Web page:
Masked suffix priming and morpheme positional constraints


Quartely Journal of Experimental Psychology, 69(1), 113–128


May, 2015


Crepaldi, D., Hemsworth, L., Davis, C.J., and Rastle, K.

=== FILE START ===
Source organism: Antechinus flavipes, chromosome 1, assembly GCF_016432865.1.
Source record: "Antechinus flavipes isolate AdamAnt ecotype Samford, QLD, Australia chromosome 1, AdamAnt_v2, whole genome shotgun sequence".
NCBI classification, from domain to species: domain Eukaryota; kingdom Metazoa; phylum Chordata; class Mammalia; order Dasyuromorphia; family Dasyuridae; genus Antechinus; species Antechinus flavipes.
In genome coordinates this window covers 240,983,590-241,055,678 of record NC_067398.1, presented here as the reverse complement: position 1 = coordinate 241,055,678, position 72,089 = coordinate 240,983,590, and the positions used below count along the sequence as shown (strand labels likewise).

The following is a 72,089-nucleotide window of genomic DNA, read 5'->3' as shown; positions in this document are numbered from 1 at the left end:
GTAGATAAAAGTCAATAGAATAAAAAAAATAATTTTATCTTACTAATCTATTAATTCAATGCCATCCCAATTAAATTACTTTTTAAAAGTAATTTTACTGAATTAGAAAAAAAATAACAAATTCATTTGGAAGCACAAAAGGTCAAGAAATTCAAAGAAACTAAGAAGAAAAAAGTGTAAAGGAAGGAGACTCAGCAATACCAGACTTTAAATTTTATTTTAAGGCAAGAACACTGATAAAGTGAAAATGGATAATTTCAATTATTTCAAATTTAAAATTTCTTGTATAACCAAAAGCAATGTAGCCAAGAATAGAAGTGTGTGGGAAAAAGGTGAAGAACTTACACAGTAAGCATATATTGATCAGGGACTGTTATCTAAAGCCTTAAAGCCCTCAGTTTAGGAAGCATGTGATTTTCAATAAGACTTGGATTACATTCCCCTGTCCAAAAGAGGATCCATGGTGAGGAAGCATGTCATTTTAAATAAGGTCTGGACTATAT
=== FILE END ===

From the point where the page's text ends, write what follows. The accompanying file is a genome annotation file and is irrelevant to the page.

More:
Although masked stem priming (e.g., dealer–DEAL) is one of the most established effects in visual word identification (e.g., Grainger et al., 1991), it is less clear whether primes and targets sharing a suffix (e.g., kindness–WILDNESS) also yield facilitation (Giraudo & Grainger, 2003; Duñabeitia et al., 2008). In a new take on this issue, we show that prime nonwords facilitate lexical decisions to target words ending with the same suffix (sheeter– TEACHER) compared to a condition where the critical suffix was substituted by another one (sheetal–TEACHER) or by an unrelated non–morphological ending (sheetub– TEACHER). We also show that this effect is genuinely morphological, as no priming emerged in non–complex items with the same orthographic characteristics (sportel–BROTHEL vs. sportic–BROTHEL vs. sportur–BROTHEL). In a further experiment, we took advantage of these results to assess whether suffixes are recognized in a position–specific fashion. Masked suffix priming did not emerge when the relative order of stems and suffixes was reversed in the prime nonwords— ersheet did not yield any time saving in the identification of teacher as compared to either alsheet or obsheet. We take these results to show that –er was not identified as a morpheme in ersheet, thus indicating that suffix identification is position specific. This conclusion is in line with data on interference effects in nonword rejection (Crepaldi, Rastle, & Davis, 2010), and strongly constrains theoretical proposals on how complex words are identified. In particular, because these findings were reported in a masked priming paradigm, they suggest that positional constraints operate early, most likely at a pre–lexical level of morpho–orthographic analysis.